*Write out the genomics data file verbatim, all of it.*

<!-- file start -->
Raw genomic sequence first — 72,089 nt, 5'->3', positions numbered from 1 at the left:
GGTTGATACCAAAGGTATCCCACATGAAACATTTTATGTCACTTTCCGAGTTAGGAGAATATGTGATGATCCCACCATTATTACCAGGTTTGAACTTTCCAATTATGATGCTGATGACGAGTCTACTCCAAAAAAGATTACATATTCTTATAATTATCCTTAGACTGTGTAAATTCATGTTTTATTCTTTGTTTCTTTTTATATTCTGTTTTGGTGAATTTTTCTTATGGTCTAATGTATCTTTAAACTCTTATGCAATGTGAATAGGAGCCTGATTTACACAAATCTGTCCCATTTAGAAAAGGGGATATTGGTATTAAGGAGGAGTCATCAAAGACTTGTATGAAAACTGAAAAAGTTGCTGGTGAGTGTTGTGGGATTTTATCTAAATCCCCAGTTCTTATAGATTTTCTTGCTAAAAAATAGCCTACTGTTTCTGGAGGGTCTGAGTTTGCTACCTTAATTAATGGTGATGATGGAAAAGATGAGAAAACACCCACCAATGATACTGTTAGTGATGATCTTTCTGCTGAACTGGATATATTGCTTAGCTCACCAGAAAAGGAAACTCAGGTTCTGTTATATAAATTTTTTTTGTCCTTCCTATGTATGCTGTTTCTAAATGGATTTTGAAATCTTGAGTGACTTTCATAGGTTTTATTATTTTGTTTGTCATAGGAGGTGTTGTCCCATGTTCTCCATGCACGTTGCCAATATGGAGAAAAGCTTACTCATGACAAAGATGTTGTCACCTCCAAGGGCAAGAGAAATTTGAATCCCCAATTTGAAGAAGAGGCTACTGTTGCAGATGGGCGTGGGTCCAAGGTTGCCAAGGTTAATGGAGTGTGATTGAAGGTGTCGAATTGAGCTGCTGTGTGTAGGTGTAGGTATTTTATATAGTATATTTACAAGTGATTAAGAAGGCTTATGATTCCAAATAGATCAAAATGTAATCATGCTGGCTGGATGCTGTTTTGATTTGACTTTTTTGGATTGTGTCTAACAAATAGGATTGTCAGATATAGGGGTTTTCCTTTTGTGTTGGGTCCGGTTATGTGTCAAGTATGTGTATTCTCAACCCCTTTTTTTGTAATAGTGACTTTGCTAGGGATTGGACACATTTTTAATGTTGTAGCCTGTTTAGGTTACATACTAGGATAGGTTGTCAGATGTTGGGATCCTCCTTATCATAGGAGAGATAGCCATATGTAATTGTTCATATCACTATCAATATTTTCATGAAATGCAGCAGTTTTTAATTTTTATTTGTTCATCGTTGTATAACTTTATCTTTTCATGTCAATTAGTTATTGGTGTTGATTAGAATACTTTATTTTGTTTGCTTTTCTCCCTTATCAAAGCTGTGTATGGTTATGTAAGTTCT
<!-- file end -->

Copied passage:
Raw genomic sequence first — 72,089 nt, 5'->3', positions numbered from 1 at the left:
GGTTGATACCAAAGGTATCCCACATGAAACATTTTATGTCACTTTCCGAGTTAGGAGAATATGTGATGATCCCACCATTATTACCAGGTTTGAACTTTCCAATTATGATGCTGATGACGAGTCTACTCCAAAAAAGATTACATATTCTTATAATTATCCTTAGACTGTGTAAATTCATGTTTTATTCTTTGTTTCTTTTTATATTCTGTTTTGGTGAATTTTTCTTATGGTCTAATGTATCTTTAAACTCTTATGCAATGTGAATAGGAGCCTGATTTACACAAATCTGTCCCATTTAGAAAAGGGGATATTGGTATTAAGGAGGAGTCATCAAAGACTTGTATGAAAACTGAAAAAGTTGCTGGTGAGTGTTGTGGGATTTTATCTAAATCCCCAGTTCTTATAGATTTTCTTGCTAAAAAATAGCCTACTGTTTCTGGAGGGTCTGAGTTTGCTACCTTAATTAATGGTGATGATGGAAAAGATGAGAAAACACCCACCAATGATACTGTTAGTGATGATCTTTCTGCTGAACTGGATATATTGCTTAGCTCACCAGAAAAGGAAACTCAGGTTCTGTTATATAAATTTTTTTTGTCCTTCCTATGTATGCTGTTTCTAAATGGATTTTGAAATCTTGAGTGACTTTCATAGGTTTTATTATTTTGTTTGTCATAGGAGGTGTTGTCCCATGTTCTCCATGCACGTTGCCAATATGGAGAAAAGCTTACTCATGACAAAGATGTTGTCACCTCCAAGGGCAAGAGAAATTTGAATCCCCAATTTGAAGAAGAGGCTACTGTTGCAGATGGGCGTGGGTCCAAGGTTGCCAAGGTTAATGGAGTGTGATTGAAGGTGTCGAATTGAGCTGCTGTGTGTAGGTGTAGGTATTTTATATAGTATATTTACAAGTGATTAAGAAGGCTTATGATTCCAAATAGATCAAAATGTAATCATGCTGGCTGGATGCTGTTTTGATTTGACTTTTTTGGATTGTGTCTAACAAATAGGATTGTCAGATATAGGGGTTTTCCTTTTGTGTTGGGTCCGGTTATGTGTCAAGTATGTGTATTCTCAACCCCTTTTTTTGTAATAGTGACTTTGCTAGGGATTGGACACATTTTTAATGTTGTAGCCTGTTTAGGTTACATACTAGGATAGGTTGTCAGATGTTGGGATCCTCCTTATCATAGGAGAGATAGCCATATGTAATTGTTCATATCACTATCAATATTTTCATGAAATGCAGCAGTTTTTAATTTTTATTTGTTCATCGTTGTATAACTTTATCTTTTCATGTCAATTAGTTATTGGTGTTGATTAGAATACTTTATTTTGTTTGCTTTTCTCCCTTATCAAAGCTGTGTATGGTTATGTAAGTTCT